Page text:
Today marks five weeks since the first osprey egg hatched and we are pleased do see that they are still doing very well. Thankfully, the noise problems from the weekend have been resolved and it hasn’t seemed to affect the ospreys’ wellbeing.
At this point, the chicks are starting to look more and more like the adults every day. They are much larger, though the female remains on the nest to protect them and provide warmth, but also shade when it gets too hot. They should be ready to fly between 7-8 weeks of age. This means that we are now starting to see them test their wings, and we will be able to see more of this over the next few weeks.
This can be seen with them lifting off in short “hops” and flapping their wings (known as “helicoptering”), before leaving the nest for the first time. The adults encourage the young to fledge by bring back less and less fish when it gets closer to the time. The young ospreys will be ready to migrate between 12-14 weeks after learning to hunt.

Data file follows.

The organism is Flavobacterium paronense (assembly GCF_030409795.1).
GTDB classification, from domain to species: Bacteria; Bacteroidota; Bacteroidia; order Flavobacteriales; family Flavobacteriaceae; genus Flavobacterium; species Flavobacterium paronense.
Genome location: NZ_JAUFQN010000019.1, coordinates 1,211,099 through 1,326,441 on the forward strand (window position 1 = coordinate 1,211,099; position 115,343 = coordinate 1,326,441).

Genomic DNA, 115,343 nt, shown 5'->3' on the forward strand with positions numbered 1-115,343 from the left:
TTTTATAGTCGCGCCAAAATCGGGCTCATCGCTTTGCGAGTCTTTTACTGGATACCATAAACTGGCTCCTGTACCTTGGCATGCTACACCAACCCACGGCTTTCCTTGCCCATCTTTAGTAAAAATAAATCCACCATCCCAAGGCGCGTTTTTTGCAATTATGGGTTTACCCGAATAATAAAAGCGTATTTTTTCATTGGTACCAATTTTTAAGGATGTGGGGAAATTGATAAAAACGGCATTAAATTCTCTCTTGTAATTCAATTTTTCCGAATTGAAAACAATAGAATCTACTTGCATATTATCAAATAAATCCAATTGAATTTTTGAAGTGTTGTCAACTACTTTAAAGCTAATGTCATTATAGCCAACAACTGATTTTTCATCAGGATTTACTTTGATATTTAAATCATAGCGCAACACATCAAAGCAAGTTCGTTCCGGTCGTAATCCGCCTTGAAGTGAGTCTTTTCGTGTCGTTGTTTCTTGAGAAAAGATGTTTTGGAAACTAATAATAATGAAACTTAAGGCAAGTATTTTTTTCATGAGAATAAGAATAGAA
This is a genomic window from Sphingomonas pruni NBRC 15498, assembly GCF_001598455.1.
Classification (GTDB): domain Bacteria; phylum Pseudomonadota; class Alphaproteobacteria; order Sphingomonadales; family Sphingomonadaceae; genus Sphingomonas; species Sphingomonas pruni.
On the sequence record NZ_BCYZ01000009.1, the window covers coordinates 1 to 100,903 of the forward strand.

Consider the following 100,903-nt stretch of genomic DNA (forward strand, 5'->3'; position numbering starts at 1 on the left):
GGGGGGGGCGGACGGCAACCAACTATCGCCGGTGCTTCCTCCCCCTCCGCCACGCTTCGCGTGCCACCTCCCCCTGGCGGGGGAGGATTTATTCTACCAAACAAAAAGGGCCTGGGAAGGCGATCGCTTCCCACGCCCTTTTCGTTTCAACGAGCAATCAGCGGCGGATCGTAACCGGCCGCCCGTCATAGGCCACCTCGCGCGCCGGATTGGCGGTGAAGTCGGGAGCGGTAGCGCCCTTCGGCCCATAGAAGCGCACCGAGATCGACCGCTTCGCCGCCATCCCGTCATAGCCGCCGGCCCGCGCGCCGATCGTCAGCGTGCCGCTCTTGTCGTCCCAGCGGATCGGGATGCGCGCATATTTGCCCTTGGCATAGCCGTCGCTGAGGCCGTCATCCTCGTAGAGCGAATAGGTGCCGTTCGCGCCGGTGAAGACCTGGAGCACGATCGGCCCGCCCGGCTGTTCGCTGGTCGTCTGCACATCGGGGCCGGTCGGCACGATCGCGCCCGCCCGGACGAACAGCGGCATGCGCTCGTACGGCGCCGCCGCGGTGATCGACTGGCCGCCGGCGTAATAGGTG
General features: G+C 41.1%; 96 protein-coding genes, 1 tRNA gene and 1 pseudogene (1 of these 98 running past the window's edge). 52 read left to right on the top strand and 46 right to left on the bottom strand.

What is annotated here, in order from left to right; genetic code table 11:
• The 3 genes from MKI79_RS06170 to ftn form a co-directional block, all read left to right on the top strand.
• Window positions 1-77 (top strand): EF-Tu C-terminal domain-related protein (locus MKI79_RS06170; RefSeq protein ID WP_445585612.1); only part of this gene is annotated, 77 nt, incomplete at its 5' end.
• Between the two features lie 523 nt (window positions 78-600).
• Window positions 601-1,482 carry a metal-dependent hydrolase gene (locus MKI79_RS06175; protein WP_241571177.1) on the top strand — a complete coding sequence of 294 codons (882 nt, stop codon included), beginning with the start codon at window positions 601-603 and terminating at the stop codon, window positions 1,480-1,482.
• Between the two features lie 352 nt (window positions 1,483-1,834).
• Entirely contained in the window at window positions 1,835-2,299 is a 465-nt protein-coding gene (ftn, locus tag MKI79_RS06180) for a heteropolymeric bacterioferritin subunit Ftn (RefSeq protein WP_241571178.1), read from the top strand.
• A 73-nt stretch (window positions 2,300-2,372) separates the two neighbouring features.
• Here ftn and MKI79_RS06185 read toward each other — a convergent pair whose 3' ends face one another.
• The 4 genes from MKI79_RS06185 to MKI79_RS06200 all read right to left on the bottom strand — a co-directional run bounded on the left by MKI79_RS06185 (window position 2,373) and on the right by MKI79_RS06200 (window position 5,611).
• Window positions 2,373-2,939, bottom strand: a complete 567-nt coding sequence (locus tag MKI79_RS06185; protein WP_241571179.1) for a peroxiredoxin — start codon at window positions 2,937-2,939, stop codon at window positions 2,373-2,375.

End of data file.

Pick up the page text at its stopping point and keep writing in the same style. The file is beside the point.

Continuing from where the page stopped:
The young ospreys can often be seen wandering about the nest now, which helps to develop muscle strength, as well as improve coordination. It is part of the preparation for fledging. It is also noticeable that the chicks’ wings lie on the ground when they are standing, unlike the adult ospreys. It looks as though they are stooping and leaning on the wings. This is because the muscles that are required to arch them like their parents’ are still developing. Practice stretching and the flight hops will help to develop this muscle.
You may have also noticed that the chicks have become a lot more stable in the past week or so, and this is because the chicks are reaching the stage where they can stand flat-footed with their toes and talons splayed. This is an important development that will lead to them being able to grip firmly, in preparation for being able to fish and perch when they leave the nest.
As the chicks grow larger, more people are curious about whether we can identify their sex. Unfortunately, there isn’t an easy way to work this out as there aren’t always consistent differences in plumage between males and females. Female ospreys end up around 30% larger than males, but during development, size is very dependent on nourishment so can be misleading.
We look forward to seeing the osprey chicks continue to develop, as well as the other young birds around the loch. It’s worth giving us a visit at the moment as the feeding station is bursting with young birds, including yellowhammers and great spotted woodpeckers, which make for fantastic viewing.
Thanks for reading,
Visitor Centre Assistant